On 10/29/11 7:16 AM, cwinter wrote:
> Phil Steitz wrote:
>> On 10/28/11 9:31 PM, Sébastien Brisard wrote:
>>> Hi,
>>> The following question might sound stupid, but occured to me while
>>> thinking about MATH692. So here goes. What was initially meant by
>>> "Continuous Distribution" (as in AbstractContinuousDistribution) ?
>>> My view on this is that the underlying random variable is defined by a
>>> *density*, which takes *continuous* arguments. But nothing prevents
>>> this density to be infinite at some *discrete* points (Dirac
>>> generalized function). Then the cumulative sum would be only piecewise
>>> C1.
>>> When these distributions were first implemented, was it intended to
>>> include this case?
>> We did not talk about these cases initially, but the intent was to
>> include all continuous distributions. More specifically, we did not
>> mean to leave a gap  i.e., every distribution should be either
>> discrete or continuous, which means singular distributions need to
>> be allowed as continuous.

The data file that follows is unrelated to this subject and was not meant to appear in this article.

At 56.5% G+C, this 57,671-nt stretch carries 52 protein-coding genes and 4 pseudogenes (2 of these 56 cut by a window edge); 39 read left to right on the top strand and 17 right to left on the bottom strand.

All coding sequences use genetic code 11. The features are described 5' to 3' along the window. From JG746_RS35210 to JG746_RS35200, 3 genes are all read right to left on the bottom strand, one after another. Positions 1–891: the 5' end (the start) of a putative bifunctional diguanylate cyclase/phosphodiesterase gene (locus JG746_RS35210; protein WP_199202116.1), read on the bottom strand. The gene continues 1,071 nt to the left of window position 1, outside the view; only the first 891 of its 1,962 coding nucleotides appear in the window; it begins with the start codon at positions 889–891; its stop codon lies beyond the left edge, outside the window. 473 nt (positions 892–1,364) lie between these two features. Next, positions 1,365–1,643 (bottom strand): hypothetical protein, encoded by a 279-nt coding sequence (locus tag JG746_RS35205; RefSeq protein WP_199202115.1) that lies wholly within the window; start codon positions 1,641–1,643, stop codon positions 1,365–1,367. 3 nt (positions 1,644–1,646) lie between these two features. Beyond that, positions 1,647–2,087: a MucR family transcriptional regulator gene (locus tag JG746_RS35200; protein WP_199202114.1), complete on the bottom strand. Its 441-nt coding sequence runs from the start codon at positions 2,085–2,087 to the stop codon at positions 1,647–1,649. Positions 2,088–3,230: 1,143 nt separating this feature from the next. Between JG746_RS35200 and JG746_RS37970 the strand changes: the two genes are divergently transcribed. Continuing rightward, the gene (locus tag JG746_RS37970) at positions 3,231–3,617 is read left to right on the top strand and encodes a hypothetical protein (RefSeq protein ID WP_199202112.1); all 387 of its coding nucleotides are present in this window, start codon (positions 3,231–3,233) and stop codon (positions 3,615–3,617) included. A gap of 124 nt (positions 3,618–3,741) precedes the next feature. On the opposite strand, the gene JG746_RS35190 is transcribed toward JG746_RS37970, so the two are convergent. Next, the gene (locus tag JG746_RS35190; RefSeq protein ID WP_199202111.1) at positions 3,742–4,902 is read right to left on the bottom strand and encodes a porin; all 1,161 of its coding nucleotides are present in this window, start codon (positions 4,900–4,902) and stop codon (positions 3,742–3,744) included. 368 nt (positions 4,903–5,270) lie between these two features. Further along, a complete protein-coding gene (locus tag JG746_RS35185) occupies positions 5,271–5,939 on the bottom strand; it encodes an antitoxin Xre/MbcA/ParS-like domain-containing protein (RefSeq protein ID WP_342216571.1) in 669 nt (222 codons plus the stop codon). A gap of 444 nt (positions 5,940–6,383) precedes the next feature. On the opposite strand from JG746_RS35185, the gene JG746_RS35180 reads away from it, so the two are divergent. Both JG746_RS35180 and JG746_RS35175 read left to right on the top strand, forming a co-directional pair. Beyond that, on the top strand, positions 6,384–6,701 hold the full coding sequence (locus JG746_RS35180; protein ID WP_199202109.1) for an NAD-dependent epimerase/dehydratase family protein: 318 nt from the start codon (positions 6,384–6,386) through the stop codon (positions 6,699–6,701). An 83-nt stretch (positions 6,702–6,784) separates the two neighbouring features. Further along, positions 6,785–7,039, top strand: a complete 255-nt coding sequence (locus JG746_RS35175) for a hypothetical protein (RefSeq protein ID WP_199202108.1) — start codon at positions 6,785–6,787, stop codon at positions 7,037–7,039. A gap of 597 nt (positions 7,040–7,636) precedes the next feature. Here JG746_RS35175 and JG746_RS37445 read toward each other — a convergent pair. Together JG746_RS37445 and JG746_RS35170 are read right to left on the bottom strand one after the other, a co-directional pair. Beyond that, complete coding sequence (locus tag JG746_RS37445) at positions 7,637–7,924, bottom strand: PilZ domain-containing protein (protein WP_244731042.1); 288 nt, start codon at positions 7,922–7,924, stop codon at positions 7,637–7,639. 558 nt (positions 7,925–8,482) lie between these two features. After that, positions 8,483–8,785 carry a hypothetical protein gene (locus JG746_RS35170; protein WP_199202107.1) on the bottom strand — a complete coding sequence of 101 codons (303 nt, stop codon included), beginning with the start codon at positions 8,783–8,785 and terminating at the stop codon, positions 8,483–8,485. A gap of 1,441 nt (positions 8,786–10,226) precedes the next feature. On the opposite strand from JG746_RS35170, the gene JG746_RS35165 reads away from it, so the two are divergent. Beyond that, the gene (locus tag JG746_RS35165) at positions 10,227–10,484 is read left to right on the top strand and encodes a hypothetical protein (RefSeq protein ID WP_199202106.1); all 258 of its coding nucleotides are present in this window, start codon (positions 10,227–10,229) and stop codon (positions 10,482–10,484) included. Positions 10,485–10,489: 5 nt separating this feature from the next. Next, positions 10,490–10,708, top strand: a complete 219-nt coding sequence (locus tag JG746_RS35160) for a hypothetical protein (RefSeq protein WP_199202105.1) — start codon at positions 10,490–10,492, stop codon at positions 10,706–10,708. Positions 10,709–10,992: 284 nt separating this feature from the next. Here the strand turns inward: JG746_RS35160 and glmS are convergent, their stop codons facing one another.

>>
>> Phil
>>
> Hi,
>
> I also wasn't sure about the interpretation of "continuous" in
> ContinuousDistribution for a while. But I was incertain whether the claim
> was that the cumulative distribution function should be continuous or the
> Distribution itself should be absolutely continuous, i.e. should have a
> probability density function. Since density(double) had been put to
> ContinuousDistribution I was sure that the scope was absolutely continuous
> distributions.
>
> However, when allowing a generalized functions like the delta distribution
> (unfortunately, the term "distribution" is overloaded in mathematics) as
> density, then any distribution would be a ContinuousDistribution (implying
> that there is no need for Distribution, and DiscreteDistribution would be a
> special case of ContinuousDistribution). Additionally, it is not possible to
> implement such a generalized function meaningfully in the current setting.
> Thus I vote for defining ContinuousDistribution to be the interface for
> absolutely continuous distribution. I'm fine with a "gap" between
> DiscreteDistribution and ContinuousDistribution, i.e. with successors of
> Distribution which neither implement DiscreteDistribution nor
> ContinuousDistribution.
Thinking about this some more, I agree.
Phil
> Best Regards,
> Christian
>
>
> 
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